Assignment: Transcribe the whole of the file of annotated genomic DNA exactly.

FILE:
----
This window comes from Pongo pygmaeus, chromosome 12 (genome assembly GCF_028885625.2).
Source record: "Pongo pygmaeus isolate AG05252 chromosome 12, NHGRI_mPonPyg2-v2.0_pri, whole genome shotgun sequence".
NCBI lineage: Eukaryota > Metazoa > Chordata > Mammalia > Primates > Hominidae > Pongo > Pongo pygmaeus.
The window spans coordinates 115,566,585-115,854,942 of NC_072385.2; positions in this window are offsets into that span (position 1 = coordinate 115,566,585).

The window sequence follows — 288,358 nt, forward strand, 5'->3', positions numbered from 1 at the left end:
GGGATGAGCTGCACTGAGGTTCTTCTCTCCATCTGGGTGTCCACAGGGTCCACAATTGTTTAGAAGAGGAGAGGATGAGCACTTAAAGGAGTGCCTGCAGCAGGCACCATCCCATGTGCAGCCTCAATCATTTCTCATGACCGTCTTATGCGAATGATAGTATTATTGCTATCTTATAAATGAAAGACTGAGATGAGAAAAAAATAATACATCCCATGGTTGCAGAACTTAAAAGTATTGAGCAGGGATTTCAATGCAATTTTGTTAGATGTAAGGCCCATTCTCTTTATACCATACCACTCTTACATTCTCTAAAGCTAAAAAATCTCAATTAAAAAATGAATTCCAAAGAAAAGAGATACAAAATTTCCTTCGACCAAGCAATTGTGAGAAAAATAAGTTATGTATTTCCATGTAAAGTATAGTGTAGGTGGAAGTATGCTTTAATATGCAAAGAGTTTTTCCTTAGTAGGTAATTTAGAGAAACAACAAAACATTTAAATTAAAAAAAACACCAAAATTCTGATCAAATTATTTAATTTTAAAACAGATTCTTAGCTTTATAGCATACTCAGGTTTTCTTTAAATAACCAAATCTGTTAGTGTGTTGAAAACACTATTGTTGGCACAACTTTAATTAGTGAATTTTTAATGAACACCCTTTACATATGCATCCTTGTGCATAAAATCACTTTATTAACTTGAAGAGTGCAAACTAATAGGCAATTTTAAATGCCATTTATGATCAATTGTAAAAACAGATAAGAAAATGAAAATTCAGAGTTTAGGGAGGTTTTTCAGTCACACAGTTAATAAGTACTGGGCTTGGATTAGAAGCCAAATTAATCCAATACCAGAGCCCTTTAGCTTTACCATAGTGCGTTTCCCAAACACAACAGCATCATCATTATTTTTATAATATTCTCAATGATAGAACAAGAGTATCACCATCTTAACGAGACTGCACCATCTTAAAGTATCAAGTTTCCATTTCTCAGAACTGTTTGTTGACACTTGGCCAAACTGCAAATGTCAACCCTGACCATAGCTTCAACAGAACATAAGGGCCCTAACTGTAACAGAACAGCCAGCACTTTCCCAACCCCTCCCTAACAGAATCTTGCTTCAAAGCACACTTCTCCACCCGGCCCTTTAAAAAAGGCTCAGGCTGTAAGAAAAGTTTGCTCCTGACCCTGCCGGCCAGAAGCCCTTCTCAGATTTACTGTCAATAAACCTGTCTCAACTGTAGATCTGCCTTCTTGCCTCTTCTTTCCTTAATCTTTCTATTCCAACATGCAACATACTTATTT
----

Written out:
This window comes from Pongo pygmaeus, chromosome 12 (genome assembly GCF_028885625.2).
Source record: "Pongo pygmaeus isolate AG05252 chromosome 12, NHGRI_mPonPyg2-v2.0_pri, whole genome shotgun sequence".
NCBI lineage: Eukaryota > Metazoa > Chordata > Mammalia > Primates > Hominidae > Pongo > Pongo pygmaeus.
The window spans coordinates 115,566,585-115,854,942 of NC_072385.2; positions in this window are offsets into that span (position 1 = coordinate 115,566,585).

The window sequence follows — 288,358 nt, forward strand, 5'->3', positions numbered from 1 at the left end:
GGGATGAGCTGCACTGAGGTTCTTCTCTCCATCTGGGTGTCCACAGGGTCCACAATTGTTTAGAAGAGGAGAGGATGAGCACTTAAAGGAGTGCCTGCAGCAGGCACCATCCCATGTGCAGCCTCAATCATTTCTCATGACCGTCTTATGCGAATGATAGTATTATTGCTATCTTATAAATGAAAGACTGAGATGAGAAAAAAATAATACATCCCATGGTTGCAGAACTTAAAAGTATTGAGCAGGGATTTCAATGCAATTTTGTTAGATGTAAGGCCCATTCTCTTTATACCATACCACTCTTACATTCTCTAAAGCTAAAAAATCTCAATTAAAAAATGAATTCCAAAGAAAAGAGATACAAAATTTCCTTCGACCAAGCAATTGTGAGAAAAATAAGTTATGTATTTCCATGTAAAGTATAGTGTAGGTGGAAGTATGCTTTAATATGCAAAGAGTTTTTCCTTAGTAGGTAATTTAGAGAAACAACAAAACATTTAAATTAAAAAAAACACCAAAATTCTGATCAAATTATTTAATTTTAAAACAGATTCTTAGCTTTATAGCATACTCAGGTTTTCTTTAAATAACCAAATCTGTTAGTGTGTTGAAAACACTATTGTTGGCACAACTTTAATTAGTGAATTTTTAATGAACACCCTTTACATATGCATCCTTGTGCATAAAATCACTTTATTAACTTGAAGAGTGCAAACTAATAGGCAATTTTAAATGCCATTTATGATCAATTGTAAAAACAGATAAGAAAATGAAAATTCAGAGTTTAGGGAGGTTTTTCAGTCACACAGTTAATAAGTACTGGGCTTGGATTAGAAGCCAAATTAATCCAATACCAGAGCCCTTTAGCTTTACCATAGTGCGTTTCCCAAACACAACAGCATCATCATTATTTTTATAATATTCTCAATGATAGAACAAGAGTATCACCATCTTAACGAGACTGCACCATCTTAAAGTATCAAGTTTCCATTTCTCAGAACTGTTTGTTGACACTTGGCCAAACTGCAAATGTCAACCCTGACCATAGCTTCAACAGAACATAAGGGCCCTAACTGTAACAGAACAGCCAGCACTTTCCCAACCCCTCCCTAACAGAATCTTGCTTCAAAGCACACTTCTCCACCCGGCCCTTTAAAAAAGGCTCAGGCTGTAAGAAAAGTTTGCTCCTGACCCTGCCGGCCAGAAGCCCTTCTCAGATTTACTGTCAATAAACCTGTCTCAACTGTAGATCTGCCTTCTTGCCTCTTCTTTCCTTAATCTTTCTATTCCAACATGCAACATACTTATTT